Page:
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Teen Stowaway Somehow Survives Flight To Hawaii In Wheel Well


From NPR News, this is ALL THINGS CONSIDERED. I'm Audie Cornish.


And I'm Melissa Block.

How did a 16-year-old boy manage to sneak onto an airport tarmac, climb into the wheel well of an airliner, and survive a five-plus hour flight from San Jose to Maui in sub-freezing temperatures? That's what federal investigators are trying to figure out. Hawaiian Airlines says the boy is exceptionally lucky to have survived in that unpressurized space. The boy is said to be in good condition; his name has not been released.

NPR's Richard Gonzales is covering this story and joins me now. And Richard, what's known about how this boy got in with the landing gear and lived to tell about it?

RICHARD GONZALES, BYLINE: Well, this remarkable story begins early Easter Sunday morning. It's still dark when a security video shows a figure hopping over a fence at Mineta San Jose International Airport, and then walking towards Hawaiian Airlines Flight 45. No one sees the boy or the fact that, as he says, he jumps into the wheel well of the Boeing 747. The plane then flies for more than five hours to Maui, arriving at about 10:30 a.m. local time. After the arrival, the boy emerges from the plane, and Hawaiian Airlines personnel find him on a tarmac ramp.

And since he has no identification, they call security and the FBI. He tells the FBI he fell asleep inside the wheel well, and doesn't recall anything about his experience at 38,000 feet, where temperatures range from between 40 to 80 degrees below zero.

BLOCK: It just sounds unbelievable, but there have been other cases - right? - of people doing exactly this; stowing away in the wheel well and surviving.

GONZALES: Well, it's possible. The FAA has two reported cases of stowaways on high-altitude flights like this one. And late today, the Hawaii Department of Transportation issued a statement saying that surveillance video they have on that side showed what appeared to be the boy exiting from the wheel well of the plane from San Jose; but due to the ongoing investigation, the video will not be released.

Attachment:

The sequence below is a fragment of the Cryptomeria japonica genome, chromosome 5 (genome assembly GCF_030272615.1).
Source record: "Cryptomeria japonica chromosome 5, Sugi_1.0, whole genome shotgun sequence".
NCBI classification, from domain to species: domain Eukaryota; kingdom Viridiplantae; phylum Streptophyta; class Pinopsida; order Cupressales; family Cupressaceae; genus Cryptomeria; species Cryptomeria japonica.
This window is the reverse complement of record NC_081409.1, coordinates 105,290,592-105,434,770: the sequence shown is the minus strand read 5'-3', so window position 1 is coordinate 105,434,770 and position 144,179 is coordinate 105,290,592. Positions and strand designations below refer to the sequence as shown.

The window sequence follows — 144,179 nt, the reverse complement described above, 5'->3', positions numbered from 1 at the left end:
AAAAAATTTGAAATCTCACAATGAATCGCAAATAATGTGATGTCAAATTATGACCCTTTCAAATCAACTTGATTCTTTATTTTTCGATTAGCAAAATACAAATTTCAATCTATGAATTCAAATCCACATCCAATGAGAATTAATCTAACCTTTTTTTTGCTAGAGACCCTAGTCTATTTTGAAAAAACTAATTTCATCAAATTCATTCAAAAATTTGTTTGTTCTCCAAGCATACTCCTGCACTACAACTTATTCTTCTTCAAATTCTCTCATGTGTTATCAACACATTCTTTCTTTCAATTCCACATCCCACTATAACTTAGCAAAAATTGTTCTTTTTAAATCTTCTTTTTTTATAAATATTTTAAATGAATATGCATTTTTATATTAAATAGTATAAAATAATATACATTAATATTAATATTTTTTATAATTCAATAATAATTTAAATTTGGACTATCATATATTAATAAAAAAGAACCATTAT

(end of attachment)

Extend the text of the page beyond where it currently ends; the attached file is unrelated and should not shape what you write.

Earlier in the day, we spoke with Glenn Harmon, who is an associate professor of aeronautical science at Embry-Riddle Aeronautical University in Daytona Beach. We asked, what would you expect to typically happen in this kind of case? And here's what he had to say.

GLENN HARMON: If, in fact, you were in that unpressurized, unprotected wheel well, I believe that what you would have would be a frozen body.

GONZALES: Now, Harmon says he doesn't deny the possibility that a person could survive under such conditions - freezing cold, and deprived of oxygen. He just thinks it's a remarkable feat.

BLOCK: Well, where is this teenage boy now?

GONZALES: Well, the boy was released to Hawaiian Child Protective Services as a runaway, and he is not facing any criminal charges. Meanwhile, the FBI and the Transportation Security Administration are reviewing security measures at the San Jose Airport. It was rather unnerving that someone could just jump a fence to get on a plane, in a day and age when the rest of us are standing in long lines to get through security. And Democratic Congressman Eric Swalwell tweeted this message - he said: I have long been concerned about security at our airport perimeters. A stowaway teen demonstrates vulnerabilities that need to be addressed.

BLOCK: OK. NPR's Richard Gonzales in San Francisco, joining us from member station KQED. Richard, thanks.

GONZALES: My pleasure. Transcript provided by NPR, Copyright NPR.

Richard Gonzales is NPR's National Desk Correspondent based in San Francisco. Along with covering the daily news of region, Gonzales' reporting has included medical marijuana, gay marriage, drive-by shootings, Jerry Brown, Willie Brown, the U.S. Ninth Circuit, the California State Supreme Court and any other legal, political, or social development occurring in Northern California relevant to the rest of the country.
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